Hazard Control 30: Control of Drywall Sanding Dust Exposures
NIOSH Publication No. 99-113 (1999)
Construction workers who sand drywall joint compound are often exposed to high concentrations of dusts and, in some cases, respirable silica. This publication focuses on two methods of drywall sanding — vacuum sanding systems and pole-sanding, which assist in reducing exposure.
Construction Workers: It’s Not Just Dust!…Prevent Silicosis
NIOSH Publication No. 97-101 (1997)
This pamphlet contains brief information about what silicosis is, its symptoms, how construction workers get exposed, activities in which silica dust may be present, and silicosis prevention.
Silica…It’s Not Just Dust: What Rock Drillers Can Do to Protect Their Lungs from Silica Dust
NIOSH Publication No. 97-118 (July 1998)
This bulletin, produced by an interagency team from NIOSH, MSHA and OSHA describes how to minimize the risks of silicosis for rock drillers.
Preventing Silicosis and Deaths in Construction Workers
NIOSH Publication No. 96-112 (1996)
This Alert describes six case reports of construction workers who have died or are suffering from silicosis. In addition, the Alert cites examples of five construction operations that used poor dust controls and two operations that used good dust controls.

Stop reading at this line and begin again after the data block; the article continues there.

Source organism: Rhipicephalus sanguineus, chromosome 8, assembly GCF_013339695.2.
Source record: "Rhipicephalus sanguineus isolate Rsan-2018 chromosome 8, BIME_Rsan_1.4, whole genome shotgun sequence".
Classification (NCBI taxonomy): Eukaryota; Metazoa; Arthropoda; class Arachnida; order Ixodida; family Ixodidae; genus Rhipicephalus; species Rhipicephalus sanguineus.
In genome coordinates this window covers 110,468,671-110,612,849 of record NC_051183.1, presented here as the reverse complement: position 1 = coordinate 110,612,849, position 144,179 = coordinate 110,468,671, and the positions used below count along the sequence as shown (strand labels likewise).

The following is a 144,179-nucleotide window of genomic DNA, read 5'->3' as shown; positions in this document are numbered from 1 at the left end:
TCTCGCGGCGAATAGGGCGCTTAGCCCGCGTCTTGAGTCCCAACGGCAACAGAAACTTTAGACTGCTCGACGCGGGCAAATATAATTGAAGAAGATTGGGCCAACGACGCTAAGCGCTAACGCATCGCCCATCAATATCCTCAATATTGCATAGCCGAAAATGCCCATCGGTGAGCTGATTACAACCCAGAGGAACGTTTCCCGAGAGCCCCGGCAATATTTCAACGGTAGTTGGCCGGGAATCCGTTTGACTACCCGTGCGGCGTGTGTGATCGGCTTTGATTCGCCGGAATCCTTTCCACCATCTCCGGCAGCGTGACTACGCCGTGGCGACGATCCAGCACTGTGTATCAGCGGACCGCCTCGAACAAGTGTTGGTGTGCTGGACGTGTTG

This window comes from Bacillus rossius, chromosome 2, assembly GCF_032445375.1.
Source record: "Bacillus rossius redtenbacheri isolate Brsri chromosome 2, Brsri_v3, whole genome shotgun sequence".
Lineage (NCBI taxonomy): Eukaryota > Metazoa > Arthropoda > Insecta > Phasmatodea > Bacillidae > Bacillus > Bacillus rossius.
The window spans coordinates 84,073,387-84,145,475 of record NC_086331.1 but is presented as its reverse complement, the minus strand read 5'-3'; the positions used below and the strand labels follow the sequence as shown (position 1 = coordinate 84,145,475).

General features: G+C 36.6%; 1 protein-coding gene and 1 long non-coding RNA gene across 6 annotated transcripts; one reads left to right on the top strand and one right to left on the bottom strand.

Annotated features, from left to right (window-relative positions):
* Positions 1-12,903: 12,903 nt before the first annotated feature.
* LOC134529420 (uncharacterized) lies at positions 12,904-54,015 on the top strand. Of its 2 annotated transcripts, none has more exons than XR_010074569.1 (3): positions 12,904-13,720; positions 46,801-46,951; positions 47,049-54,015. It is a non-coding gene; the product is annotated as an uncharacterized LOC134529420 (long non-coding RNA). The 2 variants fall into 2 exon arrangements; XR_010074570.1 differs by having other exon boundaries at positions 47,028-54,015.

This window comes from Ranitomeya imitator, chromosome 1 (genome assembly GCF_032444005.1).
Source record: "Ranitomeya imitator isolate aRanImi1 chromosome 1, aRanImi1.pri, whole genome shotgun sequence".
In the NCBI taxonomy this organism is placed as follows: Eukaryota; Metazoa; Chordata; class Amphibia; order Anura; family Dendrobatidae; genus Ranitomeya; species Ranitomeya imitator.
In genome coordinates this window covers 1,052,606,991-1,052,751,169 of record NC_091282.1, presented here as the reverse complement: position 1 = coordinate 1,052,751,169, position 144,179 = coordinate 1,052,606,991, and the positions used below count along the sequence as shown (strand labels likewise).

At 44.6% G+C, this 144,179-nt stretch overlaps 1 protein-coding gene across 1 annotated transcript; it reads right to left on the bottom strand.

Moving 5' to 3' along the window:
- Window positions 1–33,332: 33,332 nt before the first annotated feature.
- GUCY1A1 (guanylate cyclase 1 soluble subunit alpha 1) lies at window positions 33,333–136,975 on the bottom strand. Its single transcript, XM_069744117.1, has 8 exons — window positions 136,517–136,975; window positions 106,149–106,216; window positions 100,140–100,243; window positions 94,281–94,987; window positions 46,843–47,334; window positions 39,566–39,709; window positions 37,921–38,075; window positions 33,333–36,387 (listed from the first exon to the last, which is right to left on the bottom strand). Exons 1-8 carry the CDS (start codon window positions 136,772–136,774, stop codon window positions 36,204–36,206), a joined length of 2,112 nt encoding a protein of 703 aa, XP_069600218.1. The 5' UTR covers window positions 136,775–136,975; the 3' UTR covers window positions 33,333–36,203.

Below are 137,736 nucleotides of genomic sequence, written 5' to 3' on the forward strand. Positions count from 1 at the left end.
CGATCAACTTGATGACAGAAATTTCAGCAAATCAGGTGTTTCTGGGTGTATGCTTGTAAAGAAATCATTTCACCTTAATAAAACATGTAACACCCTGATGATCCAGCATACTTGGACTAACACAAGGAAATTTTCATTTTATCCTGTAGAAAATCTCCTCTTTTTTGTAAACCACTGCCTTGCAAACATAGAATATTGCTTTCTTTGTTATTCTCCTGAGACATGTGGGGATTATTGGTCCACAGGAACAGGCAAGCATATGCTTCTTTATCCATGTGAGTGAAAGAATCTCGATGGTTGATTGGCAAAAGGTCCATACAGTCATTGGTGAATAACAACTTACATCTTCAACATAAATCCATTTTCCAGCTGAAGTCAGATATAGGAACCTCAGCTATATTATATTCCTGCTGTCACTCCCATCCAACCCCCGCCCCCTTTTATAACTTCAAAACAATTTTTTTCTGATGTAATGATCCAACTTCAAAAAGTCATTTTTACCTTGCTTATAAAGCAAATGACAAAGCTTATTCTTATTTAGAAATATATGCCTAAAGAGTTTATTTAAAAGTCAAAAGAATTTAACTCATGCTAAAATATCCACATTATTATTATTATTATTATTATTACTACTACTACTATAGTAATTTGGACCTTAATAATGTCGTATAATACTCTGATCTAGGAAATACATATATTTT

NIOSH Dentistry Directory Page
Resources related to safety and health for dentist workers.
Silicosis in Dental Laboratory Technicians—Five States, 1994–2000
Centers for Disease Control and Prevention (CDC) Morbidity and Mortality Weekly Report (MMWR): 53(09);195-197 (Mar 2004).
During 1994 – 2000, occupational disease surveillance programs in five states identified nine confirmed cases of silicosis among persons who worked in dental laboratories. This report describes three of the cases and underscores the need for employers of dental laboratory technicians to ensure appropriate control of worker exposure to crystalline silica.
Silicosis and Silica Exposure in Dental Technicianspdf iconexternal icon
New Jersey Department of Health and Senior Services (NJDHSS), Public Health Services Branch, Division of Epidemiology, Environmental and Occupational Health, Occupational Health Service, Occupational Health Surveillance Program (slide presentation 2008).
What Dental Technicians Need to Know About Silicosispdf iconexternal icon
New Jersey Department of Health and Senior Services (NJDHSS), Public Health Services Branch, Division of Epidemiology, Environmental and Occupational Health, Occupational Health Service, Occupational Health Surveillance Program (Brochure)
Respirable Dusts: Mining Topic Page
NIOSH topic page on respirable dust in mining.
Electronic Code of Federal Regulations – Mandatory Health Standards, Underground Coal Mines external icon
Title 30, Part 70 (Jan 2020)